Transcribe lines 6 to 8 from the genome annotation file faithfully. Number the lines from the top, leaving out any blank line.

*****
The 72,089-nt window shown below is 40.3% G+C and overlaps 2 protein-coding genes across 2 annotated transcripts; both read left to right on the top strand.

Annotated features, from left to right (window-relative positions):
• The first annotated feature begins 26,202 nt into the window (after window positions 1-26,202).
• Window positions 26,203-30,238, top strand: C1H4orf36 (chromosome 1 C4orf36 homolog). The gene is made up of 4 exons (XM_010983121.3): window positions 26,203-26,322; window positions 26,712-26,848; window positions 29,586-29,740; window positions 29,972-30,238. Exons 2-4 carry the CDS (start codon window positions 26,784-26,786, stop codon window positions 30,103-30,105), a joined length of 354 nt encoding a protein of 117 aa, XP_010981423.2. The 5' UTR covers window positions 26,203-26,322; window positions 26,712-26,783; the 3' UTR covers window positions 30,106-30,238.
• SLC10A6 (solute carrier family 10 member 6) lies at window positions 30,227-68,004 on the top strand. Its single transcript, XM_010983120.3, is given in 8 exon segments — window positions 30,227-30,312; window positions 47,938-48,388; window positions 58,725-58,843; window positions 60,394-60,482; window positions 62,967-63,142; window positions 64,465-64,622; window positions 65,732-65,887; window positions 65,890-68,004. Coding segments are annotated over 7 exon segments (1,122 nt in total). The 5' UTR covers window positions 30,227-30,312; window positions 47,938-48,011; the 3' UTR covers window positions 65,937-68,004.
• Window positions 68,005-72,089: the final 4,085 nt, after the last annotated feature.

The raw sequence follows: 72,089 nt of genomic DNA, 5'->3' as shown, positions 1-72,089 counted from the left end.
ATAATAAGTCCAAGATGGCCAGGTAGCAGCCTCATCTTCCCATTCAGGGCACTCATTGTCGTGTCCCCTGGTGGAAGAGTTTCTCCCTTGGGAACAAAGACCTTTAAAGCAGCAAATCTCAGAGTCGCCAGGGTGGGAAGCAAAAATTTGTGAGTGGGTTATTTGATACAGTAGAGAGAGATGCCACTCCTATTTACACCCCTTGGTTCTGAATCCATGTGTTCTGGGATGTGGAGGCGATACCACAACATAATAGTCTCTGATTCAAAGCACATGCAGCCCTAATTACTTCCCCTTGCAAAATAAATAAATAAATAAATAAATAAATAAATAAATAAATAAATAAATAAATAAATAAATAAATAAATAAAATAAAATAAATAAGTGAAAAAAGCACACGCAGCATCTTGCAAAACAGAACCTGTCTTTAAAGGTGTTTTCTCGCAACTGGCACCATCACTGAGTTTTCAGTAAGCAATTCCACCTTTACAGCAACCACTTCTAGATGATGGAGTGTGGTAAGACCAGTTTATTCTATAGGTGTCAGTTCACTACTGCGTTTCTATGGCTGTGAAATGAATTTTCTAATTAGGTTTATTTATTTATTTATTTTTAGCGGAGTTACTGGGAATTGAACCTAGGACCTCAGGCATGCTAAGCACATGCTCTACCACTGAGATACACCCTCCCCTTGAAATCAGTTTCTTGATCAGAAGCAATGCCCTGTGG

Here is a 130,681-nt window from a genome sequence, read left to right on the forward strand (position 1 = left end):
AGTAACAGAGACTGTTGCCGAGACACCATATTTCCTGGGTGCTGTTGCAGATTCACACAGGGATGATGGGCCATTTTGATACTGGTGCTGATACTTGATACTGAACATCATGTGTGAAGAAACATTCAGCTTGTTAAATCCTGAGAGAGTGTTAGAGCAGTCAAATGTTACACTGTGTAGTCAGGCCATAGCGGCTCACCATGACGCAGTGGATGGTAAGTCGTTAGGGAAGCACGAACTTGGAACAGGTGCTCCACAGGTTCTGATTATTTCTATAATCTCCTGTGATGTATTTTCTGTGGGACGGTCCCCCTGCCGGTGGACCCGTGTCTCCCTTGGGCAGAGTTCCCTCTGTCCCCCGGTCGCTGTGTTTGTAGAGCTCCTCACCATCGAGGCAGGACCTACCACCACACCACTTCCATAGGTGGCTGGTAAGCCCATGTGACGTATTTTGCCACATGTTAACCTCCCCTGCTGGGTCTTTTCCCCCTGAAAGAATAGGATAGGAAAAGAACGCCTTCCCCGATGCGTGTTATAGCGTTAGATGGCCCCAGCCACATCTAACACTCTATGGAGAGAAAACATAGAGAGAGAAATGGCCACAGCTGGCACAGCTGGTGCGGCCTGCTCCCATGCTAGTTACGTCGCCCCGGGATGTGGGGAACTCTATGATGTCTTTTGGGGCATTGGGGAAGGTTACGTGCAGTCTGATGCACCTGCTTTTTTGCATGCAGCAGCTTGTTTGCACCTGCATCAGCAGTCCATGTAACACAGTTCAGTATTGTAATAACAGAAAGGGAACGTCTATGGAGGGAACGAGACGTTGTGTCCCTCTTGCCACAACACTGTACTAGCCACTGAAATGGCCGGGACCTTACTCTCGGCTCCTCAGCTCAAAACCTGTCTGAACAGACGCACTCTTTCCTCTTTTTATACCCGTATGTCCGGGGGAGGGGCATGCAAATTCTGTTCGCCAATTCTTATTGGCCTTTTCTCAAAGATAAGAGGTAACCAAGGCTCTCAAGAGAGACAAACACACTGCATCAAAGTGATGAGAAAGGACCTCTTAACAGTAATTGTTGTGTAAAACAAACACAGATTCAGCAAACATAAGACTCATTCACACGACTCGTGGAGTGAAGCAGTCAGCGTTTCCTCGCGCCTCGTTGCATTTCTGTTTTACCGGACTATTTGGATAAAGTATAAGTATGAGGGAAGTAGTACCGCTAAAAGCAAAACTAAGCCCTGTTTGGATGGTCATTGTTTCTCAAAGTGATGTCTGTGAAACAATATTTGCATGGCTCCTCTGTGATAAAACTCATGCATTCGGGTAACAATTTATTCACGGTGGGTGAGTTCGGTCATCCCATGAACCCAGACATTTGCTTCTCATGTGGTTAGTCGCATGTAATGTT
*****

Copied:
• Window positions 68,005-72,089: the final 4,085 nt, after the last annotated feature.

The raw sequence follows: 72,089 nt of genomic DNA, 5'->3' as shown, positions 1-72,089 counted from the left end.
ATAATAAGTCCAAGATGGCCAGGTAGCAGCCTCATCTTCCCATTCAGGGCACTCATTGTCGTGTCCCCTGGTGGAAGAGTTTCTCCCTTGGGAACAAAGACCTTTAAAGCAGCAAATCTCAGAGTCGCCAGGGTGGGAAGCAAAAATTTGTGAGTGGGTTATTTGATACAGTAGAGAGAGATGCCACTCCTATTTACACCCCTTGGTTCTGAATCCATGTGTTCTGGGATGTGGAGGCGATACCACAACATAATAGTCTCTGATTCAAAGCACATGCAGCCCTAATTACTTCCCCTTGCAAAATAAATAAATAAATAAATAAATAAATAAATAAATAAATAAATAAATAAATAAATAAATAAATAAATAAAATAAAATAAATAAGTGAAAAAAGCACACGCAGCATCTTGCAAAACAGAACCTGTCTTTAAAGGTGTTTTCTCGCAACTGGCACCATCACTGAGTTTTCAGTAAGCAATTCCACCTTTACAGCAACCACTTCTAGATGATGGAGTGTGGTAAGACCAGTTTATTCTATAGGTGTCAGTTCACTACTGCGTTTCTATGGCTGTGAAATGAATTTTCTAATTAGGTTTATTTATTTATTTATTTTTAGCGGAGTTACTGGGAATTGAACCTAGGACCTCAGGCATGCTAAGCACATGCTCTACCACTGAGATACACCCTCCCCTTGAAATCAGTTTCTTGATCAGAAGCAATGCCCTGTGG